What it’s worth knowing about School Bursaries and Scholarships

School Bursaries and scholarships

Choosing a school for your child is one of the major decisions you will make as a parent. You may have ruled out independent education due to the fees. Indeed most families are priced out of the market, especially if they have more than one child, however, before making that final decision, it might be worth knowing what kind of financial assistance is available and where you can get more information.

Increasingly, independent schools are embarking on campaigns to raise more funds for means-tested bursaries. Did you know that around a third of children educated in the independent sector receive some level of fee remission?

Most independent schools are charities with obligations to extend their provision to children who warrant places but whose parents cannot afford the fees. This is why, if you take a look on most independent school websites, you will find a statement relating to “widening access to the brightest but most financially disadvantaged pupils”.

These are commonly only awarded to pupils in the top 50% of performance in the Entrance Exanimations and all bursaries will be means tested, their value being related to the income and financial resources of the pupil’s family. Many schools actually offer up to 100% school fee reduction.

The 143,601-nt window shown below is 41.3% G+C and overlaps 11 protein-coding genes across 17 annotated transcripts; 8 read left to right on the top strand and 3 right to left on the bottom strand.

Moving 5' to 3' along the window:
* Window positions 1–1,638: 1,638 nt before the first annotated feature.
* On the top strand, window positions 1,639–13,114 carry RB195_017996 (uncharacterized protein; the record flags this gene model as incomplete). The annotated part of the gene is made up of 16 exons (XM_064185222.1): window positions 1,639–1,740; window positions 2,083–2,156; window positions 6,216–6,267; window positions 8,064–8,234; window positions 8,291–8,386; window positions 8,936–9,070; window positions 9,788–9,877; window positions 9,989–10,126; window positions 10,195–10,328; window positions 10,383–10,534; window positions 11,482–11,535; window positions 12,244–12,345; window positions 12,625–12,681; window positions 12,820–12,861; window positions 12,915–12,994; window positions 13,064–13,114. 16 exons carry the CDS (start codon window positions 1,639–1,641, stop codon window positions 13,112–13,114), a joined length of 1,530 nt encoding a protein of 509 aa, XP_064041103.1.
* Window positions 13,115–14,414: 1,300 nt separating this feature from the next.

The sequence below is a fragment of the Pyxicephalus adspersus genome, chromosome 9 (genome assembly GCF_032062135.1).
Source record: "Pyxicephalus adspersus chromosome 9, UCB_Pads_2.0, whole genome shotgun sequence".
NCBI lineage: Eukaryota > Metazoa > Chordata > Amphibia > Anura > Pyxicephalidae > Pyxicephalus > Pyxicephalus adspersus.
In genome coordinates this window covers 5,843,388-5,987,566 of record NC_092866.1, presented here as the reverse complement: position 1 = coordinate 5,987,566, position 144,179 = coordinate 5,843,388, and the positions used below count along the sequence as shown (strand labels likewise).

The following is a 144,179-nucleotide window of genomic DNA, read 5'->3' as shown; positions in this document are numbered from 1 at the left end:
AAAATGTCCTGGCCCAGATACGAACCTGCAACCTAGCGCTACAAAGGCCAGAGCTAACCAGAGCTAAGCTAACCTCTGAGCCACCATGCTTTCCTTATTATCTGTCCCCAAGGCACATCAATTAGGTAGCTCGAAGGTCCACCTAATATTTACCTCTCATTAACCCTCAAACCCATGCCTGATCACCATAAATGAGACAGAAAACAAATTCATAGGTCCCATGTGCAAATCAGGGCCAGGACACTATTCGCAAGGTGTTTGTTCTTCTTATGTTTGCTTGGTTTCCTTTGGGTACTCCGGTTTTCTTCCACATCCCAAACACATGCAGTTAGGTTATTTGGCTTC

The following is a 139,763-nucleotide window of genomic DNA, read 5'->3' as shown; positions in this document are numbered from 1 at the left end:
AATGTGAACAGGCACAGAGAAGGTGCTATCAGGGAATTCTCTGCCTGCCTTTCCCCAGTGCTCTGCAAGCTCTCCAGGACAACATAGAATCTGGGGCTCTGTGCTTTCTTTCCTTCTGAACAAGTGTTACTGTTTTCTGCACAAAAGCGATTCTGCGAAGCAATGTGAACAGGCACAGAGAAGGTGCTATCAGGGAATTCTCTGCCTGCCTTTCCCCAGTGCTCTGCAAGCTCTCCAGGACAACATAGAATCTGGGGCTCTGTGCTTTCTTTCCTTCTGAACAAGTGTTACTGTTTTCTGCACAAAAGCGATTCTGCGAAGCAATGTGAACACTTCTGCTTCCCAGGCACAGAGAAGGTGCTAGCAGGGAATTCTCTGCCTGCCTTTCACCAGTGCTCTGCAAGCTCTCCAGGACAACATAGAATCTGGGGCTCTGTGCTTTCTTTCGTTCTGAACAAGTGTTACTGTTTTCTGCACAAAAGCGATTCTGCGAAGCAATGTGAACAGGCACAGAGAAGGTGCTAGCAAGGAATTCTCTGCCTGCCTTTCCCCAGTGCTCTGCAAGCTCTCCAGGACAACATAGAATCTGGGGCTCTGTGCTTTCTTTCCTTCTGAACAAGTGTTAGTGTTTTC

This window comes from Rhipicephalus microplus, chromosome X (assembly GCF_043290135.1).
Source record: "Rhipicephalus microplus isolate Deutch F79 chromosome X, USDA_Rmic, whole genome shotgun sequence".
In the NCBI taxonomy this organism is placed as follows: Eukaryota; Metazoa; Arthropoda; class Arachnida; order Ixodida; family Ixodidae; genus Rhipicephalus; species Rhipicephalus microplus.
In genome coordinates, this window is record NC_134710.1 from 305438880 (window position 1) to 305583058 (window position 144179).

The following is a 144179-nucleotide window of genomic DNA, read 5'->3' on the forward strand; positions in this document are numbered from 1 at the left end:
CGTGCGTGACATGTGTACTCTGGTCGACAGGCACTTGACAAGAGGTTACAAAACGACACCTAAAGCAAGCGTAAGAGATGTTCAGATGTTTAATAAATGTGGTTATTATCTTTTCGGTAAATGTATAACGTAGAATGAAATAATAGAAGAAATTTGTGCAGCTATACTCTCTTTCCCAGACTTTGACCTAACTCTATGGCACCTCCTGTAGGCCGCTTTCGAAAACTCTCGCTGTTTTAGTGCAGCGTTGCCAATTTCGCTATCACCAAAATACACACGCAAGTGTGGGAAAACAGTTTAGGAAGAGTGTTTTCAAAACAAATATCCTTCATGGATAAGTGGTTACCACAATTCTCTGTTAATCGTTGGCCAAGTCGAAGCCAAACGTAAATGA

The fact is, good schools want and need children with high ability. If your child is academically bright, you might be eligible for a significant fee reduction to secure the best independent education for them. Clever children improve overall school results, win sporting events and add trophies to their cabinets!

A school’s ability to offer bursaries is related to demand and supply. It therefore depends on the level of interest and volume of applications as to the percentage of eligible students that are able to actually receive a bursary, even if they qualify. It therefore would make sense to your family to shop around rather than place all your hopes on one school.

Scholarships can be very specific and not overly financially relevant, for example there are scholarships for the children of clergy, doctors and single parents. There are specific scholarships for talented singers, dancers, artists and sportspeople, which may be worth looking at if your child has a stand-out talent.

Probably one of the most important aspects of this is to do what is best for your child. If they would really like to attend independent school, they are highly capable and your financial circumstances meet the criteria, then it can’t hurt to be informed about what is on offer.

Some tips for your search:

• Ask early about bursaries at your chosen schools
• Don’t be shy: independent schools expect enquiries about bursaries
• Be prepared to be means-tested. Revealing how much your car, house & holidays cost are essential parts of means testing
• If you don’t get a bursary when your child is 11, try again at 14 or 16 when there may be less competition

Good luck with your search. More information can be found on the Good Schools Guide http://bit.ly/1GyKEuY